“Increasingly, Australian property developers and owners are seeking to incorporate cogeneration into their existing buildings and new developments. However, they face a complex and burdensome connection process and regulatory barriers that inhibit them from deploying the technology,” the report says.
At the moment, however, cogeneration in Australia is severely under-utilised. Australia has only 3338 megawatts of cogeneration installed and 592 megawatts of that is fuelled by renewable sources. That means there are a lot of buildings that are generating greenhouse gases.
Barriers include inefficient connection processes that are costly and time consuming. This is because distributors, or Distribution Network Service Providers like Citipower-Powercor, Jemena, SP Ausnet and United Energy Distribution are not working with cogeneration project owners. The report cites uncertainty surrounding timelines, a lack of standard and readily available DNSP technical requirements, poor information exchange and uncertain, often high costs of connection.
“The connection process is inconsistent across DNSPs and lack transparency,” the report says.
The report also looks at problems developing projects that would cover multiple sites so that they would work across more than one building where those buildings are located next to each other.
“Barriers to multi-site cogeneration developments in particular discourage cogeneration project owners from pursuing larger systems,’’ the report says. “These barriers discourage economies of scale and the most efficient use of cogeneration technology being achieved.”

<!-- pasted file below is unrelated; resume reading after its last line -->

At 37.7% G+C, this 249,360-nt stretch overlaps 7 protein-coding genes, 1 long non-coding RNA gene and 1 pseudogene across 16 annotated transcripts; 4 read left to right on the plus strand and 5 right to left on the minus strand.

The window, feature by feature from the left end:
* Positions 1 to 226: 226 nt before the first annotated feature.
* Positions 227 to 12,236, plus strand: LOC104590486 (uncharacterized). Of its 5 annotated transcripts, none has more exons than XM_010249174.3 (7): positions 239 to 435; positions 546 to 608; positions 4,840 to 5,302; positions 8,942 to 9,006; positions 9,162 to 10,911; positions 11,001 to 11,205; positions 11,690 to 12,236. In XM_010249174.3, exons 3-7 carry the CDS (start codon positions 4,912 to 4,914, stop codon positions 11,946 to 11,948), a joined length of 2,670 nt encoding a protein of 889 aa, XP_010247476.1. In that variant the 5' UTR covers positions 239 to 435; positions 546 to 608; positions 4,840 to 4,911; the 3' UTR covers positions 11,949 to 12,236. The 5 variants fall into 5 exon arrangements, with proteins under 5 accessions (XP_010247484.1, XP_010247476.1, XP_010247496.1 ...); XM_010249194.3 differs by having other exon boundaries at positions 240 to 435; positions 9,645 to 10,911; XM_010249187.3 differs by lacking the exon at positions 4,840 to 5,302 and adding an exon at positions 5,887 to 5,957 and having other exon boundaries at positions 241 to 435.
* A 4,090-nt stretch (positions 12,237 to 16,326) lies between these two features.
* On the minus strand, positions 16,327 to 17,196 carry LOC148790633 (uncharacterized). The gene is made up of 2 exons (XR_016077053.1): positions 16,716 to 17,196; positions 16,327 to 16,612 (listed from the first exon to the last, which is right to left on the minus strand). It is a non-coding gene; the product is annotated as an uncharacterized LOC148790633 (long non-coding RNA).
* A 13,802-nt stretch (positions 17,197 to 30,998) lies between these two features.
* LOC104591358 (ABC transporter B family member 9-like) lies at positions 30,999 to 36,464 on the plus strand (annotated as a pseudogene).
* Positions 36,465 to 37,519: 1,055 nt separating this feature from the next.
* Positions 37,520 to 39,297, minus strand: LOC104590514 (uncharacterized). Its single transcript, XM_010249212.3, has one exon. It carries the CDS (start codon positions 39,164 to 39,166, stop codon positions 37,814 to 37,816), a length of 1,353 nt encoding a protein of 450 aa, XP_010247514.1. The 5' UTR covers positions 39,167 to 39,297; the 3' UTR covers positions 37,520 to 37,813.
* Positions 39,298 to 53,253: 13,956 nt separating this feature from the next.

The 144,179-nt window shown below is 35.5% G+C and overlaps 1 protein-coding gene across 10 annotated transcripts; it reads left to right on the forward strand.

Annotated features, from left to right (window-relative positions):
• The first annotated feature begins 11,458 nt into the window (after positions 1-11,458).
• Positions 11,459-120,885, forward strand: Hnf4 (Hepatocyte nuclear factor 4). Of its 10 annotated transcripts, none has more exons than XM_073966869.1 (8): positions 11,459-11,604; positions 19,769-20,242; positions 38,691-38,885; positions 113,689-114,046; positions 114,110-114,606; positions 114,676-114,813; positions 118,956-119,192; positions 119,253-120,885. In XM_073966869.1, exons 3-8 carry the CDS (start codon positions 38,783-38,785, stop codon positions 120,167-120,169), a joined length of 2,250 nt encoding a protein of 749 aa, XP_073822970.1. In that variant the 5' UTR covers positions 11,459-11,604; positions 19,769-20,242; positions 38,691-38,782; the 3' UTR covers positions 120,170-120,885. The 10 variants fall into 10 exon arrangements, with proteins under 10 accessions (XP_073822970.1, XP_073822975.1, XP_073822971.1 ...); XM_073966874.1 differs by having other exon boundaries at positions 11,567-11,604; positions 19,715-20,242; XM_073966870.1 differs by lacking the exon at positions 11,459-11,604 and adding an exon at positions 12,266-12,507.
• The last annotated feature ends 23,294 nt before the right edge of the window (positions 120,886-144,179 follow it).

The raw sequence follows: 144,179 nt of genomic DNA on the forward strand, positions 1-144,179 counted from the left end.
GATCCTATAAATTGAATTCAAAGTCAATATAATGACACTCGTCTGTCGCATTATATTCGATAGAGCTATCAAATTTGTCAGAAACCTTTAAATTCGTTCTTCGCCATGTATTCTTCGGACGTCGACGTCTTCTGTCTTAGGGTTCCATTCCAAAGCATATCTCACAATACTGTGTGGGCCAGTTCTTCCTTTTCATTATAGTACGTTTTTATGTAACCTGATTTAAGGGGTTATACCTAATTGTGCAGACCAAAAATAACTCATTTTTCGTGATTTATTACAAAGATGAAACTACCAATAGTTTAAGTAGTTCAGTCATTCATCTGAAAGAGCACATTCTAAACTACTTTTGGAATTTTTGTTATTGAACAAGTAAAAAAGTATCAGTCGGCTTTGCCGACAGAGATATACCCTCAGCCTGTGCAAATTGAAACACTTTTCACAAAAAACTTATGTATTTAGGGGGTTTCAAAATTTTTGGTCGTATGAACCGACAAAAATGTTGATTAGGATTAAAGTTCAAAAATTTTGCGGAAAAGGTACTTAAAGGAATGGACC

The report says the National Electricity Rules need to be overhauled to streamline the process for process for cogeneration project owners wanting to connect into the distribution network.
It recommends introducing a standardised connection process to replace the cumbersome and slow case by case approach now being used.
It also recommends the NER incorporate cogeneration facilities of up to five megawatts. This is an important step because it would ensure that cogeneration projects would not be burdened with too many constraints and would be treated the same as household solar panels.
The report says project owners could pay distributors a fee for services to work with them. Distributors would also be required to publish an annual exceptions report showing where there are constraints in the network preventing connections.
The report recommends the players work together to create economies of scale where there are large multi-site, and even district level, cogeneration projects.
Still, some industry players ask whether there is enough to encourage building owners to adopt cogeneration. Brad Knowles, energy services manager for controls company Alerton says the question is whether building owners will find it profitable switching to cogeneration.
He says one possible way would be for building owners to sell electricity back to distributors. “Unless there is some sort of commercial viability, where is the incentive?” Knowles says.
Just another issue to sort out on the path to cogeneration.